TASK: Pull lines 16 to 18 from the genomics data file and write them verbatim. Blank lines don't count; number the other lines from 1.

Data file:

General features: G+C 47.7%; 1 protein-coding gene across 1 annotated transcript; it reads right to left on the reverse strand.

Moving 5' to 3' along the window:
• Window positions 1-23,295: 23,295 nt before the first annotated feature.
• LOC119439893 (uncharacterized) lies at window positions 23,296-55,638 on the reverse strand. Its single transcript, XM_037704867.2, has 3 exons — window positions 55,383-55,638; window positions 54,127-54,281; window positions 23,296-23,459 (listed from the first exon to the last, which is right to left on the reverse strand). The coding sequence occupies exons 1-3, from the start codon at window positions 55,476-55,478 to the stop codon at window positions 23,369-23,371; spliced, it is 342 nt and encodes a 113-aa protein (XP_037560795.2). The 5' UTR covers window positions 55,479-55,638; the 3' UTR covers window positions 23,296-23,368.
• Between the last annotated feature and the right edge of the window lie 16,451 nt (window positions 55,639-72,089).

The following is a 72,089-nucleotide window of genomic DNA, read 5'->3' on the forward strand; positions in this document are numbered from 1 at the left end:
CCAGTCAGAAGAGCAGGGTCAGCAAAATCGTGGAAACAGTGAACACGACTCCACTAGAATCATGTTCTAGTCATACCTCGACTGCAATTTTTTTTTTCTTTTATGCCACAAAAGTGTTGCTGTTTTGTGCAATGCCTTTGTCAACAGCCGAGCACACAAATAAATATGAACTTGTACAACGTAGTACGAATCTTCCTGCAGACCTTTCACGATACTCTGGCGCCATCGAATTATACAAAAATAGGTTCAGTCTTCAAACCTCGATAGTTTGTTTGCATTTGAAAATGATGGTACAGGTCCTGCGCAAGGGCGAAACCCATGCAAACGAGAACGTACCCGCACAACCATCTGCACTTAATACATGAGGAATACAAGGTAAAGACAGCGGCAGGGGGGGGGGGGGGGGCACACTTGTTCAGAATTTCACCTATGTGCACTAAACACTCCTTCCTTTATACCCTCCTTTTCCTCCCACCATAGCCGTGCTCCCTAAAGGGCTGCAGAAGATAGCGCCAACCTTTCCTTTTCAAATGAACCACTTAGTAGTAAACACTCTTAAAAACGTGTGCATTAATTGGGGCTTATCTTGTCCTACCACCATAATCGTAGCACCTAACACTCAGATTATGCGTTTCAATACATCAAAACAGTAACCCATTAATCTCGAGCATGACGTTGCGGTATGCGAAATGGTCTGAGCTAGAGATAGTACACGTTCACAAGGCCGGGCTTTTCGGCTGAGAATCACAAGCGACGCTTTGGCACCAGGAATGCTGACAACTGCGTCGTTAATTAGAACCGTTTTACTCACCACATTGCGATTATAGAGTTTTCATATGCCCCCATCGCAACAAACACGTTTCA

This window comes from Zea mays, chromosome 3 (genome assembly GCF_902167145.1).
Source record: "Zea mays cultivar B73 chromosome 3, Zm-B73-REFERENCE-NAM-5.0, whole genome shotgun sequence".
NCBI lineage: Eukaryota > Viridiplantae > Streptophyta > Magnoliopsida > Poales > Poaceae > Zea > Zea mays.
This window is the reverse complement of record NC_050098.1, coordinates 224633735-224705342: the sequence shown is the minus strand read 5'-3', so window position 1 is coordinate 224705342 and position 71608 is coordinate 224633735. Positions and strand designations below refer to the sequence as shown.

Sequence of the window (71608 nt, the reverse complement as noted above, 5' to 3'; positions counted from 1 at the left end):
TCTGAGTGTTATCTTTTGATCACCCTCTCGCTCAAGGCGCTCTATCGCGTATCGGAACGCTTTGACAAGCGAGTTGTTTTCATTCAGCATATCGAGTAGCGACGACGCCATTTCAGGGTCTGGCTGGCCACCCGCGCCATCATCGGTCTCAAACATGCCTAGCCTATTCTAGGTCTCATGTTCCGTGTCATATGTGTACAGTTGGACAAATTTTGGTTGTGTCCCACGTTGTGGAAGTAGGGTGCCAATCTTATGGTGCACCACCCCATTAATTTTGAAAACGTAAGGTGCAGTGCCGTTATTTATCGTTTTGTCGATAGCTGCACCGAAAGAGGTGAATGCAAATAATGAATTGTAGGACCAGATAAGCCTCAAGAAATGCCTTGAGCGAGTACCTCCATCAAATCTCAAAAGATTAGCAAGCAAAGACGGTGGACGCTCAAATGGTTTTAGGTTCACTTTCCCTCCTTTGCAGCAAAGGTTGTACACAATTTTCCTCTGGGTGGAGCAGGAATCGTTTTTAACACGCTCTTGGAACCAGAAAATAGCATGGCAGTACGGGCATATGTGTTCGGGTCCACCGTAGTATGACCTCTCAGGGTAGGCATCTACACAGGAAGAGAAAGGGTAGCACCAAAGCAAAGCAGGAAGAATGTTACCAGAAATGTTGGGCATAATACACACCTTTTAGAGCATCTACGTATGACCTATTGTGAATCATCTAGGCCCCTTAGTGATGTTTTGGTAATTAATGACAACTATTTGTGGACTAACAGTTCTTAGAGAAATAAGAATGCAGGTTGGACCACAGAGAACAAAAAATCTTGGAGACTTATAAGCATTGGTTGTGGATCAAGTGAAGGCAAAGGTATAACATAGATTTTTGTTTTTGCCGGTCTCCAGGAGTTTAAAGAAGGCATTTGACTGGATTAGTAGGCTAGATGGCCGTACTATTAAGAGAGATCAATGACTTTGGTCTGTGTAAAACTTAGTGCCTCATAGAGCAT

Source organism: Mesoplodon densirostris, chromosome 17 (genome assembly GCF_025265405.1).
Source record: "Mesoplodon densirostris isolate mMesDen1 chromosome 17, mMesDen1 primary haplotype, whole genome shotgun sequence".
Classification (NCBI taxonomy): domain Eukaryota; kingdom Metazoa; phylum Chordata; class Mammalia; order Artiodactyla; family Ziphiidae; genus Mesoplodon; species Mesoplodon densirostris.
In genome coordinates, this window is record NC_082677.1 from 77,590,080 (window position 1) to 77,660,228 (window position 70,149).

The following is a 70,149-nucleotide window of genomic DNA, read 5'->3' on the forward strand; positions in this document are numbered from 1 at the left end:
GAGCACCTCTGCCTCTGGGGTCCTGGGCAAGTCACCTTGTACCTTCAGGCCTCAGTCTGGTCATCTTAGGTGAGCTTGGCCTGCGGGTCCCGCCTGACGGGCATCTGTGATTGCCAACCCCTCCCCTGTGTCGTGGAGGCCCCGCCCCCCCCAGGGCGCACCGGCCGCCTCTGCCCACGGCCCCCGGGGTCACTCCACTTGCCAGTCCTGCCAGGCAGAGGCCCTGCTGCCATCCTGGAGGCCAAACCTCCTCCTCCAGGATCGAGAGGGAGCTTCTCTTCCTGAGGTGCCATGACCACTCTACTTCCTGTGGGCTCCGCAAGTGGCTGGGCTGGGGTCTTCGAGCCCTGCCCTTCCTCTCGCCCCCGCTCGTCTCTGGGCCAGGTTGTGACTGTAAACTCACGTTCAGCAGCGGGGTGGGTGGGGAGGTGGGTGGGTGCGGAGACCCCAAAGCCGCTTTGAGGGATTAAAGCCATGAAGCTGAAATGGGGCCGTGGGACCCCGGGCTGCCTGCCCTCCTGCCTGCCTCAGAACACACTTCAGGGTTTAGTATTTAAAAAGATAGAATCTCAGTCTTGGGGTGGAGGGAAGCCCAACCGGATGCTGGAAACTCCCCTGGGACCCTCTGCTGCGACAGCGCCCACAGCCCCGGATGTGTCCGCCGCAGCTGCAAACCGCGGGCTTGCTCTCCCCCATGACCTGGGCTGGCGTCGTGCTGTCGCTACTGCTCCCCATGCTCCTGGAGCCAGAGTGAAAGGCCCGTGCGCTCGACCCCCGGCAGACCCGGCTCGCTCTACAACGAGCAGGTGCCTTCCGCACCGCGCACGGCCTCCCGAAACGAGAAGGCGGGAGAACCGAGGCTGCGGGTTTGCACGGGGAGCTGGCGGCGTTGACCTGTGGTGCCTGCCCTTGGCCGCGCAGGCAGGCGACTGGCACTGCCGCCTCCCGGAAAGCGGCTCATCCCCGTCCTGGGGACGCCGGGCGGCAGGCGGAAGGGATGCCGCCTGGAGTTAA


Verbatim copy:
Classification (NCBI taxonomy): domain Eukaryota; kingdom Metazoa; phylum Chordata; class Mammalia; order Artiodactyla; family Ziphiidae; genus Mesoplodon; species Mesoplodon densirostris.
In genome coordinates, this window is record NC_082677.1 from 77,590,080 (window position 1) to 77,660,228 (window position 70,149).

The following is a 70,149-nucleotide window of genomic DNA, read 5'->3' on the forward strand; positions in this document are numbered from 1 at the left end: